News In Focus
Rules proposed for non-domestic knife sales
People selling non-domestic knives may have to keep records of how customers' ages and identities are verified.
The condition, along with a ban on the display of knives visible from the street or a public entrance, is part of the Scottish Government's proposals for those selling such knives.
The Custodial Sentences and Weapons (Scotland) Act 2007 gave Scottish Ministers the power to introduce a licensing scheme for dealers of non-domestic knives. A consultation published today sets out details of the proposed scheme.
Under the scheme, dealers of non-domestic knives would need to be licensed by the local authority and comply with certain mandatory conditions to help make sure such weapons do not find their way into the wrong hands.
Justice Secretary Kenny MacAskill said: "There is no doubt that weapons such as hunting and combat knives can, in the wrong hands injure, maim and kill, and we need to make sure they are only sold to people with a legitimate reason for buying them.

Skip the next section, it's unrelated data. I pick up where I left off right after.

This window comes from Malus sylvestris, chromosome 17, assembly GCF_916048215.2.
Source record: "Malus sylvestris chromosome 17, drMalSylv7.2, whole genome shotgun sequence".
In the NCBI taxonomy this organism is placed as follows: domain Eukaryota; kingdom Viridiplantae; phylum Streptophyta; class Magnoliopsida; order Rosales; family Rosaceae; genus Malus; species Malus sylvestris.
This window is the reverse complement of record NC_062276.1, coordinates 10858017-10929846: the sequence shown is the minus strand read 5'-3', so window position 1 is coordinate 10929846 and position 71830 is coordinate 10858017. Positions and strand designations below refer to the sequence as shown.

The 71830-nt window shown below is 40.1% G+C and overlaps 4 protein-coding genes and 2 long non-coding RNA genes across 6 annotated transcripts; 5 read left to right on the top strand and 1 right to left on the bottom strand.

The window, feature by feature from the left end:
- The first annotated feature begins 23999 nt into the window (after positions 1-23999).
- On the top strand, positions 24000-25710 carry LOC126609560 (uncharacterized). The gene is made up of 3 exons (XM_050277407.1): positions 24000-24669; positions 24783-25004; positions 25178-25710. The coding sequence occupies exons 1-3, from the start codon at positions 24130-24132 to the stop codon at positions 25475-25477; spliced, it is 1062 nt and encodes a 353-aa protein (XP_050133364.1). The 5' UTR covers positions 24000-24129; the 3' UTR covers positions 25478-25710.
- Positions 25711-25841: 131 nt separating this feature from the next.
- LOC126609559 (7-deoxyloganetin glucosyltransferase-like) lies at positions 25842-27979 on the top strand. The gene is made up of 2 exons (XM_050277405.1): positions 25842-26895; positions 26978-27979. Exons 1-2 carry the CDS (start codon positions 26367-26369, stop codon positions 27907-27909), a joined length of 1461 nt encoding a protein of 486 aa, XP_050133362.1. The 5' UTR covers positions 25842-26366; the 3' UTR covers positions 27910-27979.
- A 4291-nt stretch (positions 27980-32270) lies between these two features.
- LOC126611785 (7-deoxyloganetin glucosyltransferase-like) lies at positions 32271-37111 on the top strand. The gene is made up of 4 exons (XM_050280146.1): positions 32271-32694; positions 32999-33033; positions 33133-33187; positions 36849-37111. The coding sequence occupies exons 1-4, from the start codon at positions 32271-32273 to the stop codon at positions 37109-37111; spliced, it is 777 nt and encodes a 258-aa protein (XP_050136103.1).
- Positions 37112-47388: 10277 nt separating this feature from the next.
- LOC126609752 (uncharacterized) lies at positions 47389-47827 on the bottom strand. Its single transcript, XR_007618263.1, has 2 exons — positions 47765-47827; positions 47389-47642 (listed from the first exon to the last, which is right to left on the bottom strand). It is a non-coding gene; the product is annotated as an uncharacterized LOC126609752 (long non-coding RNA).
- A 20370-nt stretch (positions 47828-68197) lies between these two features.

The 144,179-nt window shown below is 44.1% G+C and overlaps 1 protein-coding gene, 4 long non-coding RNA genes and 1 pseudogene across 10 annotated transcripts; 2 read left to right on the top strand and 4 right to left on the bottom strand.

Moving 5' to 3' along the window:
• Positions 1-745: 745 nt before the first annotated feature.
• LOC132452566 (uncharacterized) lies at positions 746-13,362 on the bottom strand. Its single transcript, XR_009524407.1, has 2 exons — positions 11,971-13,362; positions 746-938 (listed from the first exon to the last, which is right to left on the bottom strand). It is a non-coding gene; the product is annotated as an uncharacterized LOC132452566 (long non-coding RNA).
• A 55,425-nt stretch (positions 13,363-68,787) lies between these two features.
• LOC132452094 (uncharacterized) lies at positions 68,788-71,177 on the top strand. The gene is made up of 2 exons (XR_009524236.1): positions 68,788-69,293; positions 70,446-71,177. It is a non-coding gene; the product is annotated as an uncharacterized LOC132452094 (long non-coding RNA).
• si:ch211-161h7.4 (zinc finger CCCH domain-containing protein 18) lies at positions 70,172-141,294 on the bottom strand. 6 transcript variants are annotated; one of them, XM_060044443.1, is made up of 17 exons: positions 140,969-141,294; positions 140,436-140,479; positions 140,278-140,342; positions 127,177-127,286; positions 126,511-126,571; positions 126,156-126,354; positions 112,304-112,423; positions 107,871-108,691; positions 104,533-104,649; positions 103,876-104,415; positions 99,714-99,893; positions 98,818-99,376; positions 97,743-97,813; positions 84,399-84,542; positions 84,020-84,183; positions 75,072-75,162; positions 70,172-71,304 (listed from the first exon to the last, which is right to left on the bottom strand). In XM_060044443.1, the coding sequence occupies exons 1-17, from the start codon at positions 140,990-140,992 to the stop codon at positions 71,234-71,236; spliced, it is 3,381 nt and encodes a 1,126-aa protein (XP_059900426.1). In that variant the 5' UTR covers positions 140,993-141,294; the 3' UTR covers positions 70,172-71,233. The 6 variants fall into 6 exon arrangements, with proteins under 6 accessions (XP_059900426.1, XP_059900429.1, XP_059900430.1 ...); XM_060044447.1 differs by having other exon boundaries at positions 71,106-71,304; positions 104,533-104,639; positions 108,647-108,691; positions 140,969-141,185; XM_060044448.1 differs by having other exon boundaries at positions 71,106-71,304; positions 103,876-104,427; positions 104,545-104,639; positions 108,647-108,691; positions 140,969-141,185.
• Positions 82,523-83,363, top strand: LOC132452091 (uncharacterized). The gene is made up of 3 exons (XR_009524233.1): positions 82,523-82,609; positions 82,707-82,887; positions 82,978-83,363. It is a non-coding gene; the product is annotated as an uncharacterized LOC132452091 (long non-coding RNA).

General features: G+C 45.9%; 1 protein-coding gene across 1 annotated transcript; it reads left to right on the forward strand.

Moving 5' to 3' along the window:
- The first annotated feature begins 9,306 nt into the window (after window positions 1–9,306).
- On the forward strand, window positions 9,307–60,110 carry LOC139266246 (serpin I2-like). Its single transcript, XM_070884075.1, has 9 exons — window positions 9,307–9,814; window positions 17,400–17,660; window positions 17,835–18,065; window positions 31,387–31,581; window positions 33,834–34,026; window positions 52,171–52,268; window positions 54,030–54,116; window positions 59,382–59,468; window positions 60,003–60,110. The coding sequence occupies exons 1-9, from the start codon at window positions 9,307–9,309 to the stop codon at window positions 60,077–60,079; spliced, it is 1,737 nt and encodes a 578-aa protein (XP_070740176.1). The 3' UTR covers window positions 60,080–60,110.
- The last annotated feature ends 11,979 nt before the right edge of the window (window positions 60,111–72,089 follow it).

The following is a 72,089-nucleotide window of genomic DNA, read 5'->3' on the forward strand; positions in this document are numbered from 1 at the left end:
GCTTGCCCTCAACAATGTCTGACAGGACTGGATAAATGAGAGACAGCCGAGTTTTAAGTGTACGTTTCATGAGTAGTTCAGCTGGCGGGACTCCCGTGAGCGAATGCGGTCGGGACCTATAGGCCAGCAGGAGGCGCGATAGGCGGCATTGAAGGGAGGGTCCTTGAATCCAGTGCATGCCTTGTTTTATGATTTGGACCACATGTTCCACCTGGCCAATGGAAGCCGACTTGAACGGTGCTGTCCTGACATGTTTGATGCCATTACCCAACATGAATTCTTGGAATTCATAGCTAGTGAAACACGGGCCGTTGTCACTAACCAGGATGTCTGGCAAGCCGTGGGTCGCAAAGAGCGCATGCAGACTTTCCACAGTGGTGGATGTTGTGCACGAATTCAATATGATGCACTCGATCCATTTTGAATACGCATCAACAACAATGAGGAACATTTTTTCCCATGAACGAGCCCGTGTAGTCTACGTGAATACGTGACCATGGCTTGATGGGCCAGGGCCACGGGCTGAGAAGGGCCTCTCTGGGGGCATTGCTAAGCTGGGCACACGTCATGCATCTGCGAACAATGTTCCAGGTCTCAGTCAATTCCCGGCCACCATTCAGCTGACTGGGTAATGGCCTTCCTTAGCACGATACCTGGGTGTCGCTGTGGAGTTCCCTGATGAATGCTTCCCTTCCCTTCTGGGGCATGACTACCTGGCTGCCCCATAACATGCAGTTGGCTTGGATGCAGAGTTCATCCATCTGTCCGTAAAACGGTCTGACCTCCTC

"That's why I want a new licensing scheme for dealers of non-domestic knives, that includes tough conditions to give more detail on each weapon sold and who it was sold to.
"We are also suggesting that anyone seeking to buy a sword must be able to prove the intended use - for example by producing a membership card or letter from a society with a recognised reason for using swords."
The consultation, which can be viewed at http://www.scotland.gov.uk/Publications/2008/07/Knives, will run until 22 October 2008.